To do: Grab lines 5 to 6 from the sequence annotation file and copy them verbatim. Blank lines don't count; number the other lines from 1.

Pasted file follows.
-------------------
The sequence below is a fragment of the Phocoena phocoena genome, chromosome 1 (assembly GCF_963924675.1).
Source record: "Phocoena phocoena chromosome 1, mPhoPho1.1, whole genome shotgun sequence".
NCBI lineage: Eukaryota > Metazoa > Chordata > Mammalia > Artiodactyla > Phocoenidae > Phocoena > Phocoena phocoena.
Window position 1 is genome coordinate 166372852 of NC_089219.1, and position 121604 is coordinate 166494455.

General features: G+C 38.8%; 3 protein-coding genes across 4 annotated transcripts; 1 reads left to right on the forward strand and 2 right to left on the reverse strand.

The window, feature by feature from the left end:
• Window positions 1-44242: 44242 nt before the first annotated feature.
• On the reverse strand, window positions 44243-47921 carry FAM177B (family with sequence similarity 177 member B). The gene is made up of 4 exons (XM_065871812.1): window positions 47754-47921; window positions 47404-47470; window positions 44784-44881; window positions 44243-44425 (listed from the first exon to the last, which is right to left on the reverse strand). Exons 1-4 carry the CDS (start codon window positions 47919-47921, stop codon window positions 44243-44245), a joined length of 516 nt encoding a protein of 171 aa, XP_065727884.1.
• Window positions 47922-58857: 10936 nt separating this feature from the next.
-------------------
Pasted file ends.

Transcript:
General features: G+C 38.8%; 3 protein-coding genes across 4 annotated transcripts; 1 reads left to right on the forward strand and 2 right to left on the reverse strand.

The window, feature by feature from the left end: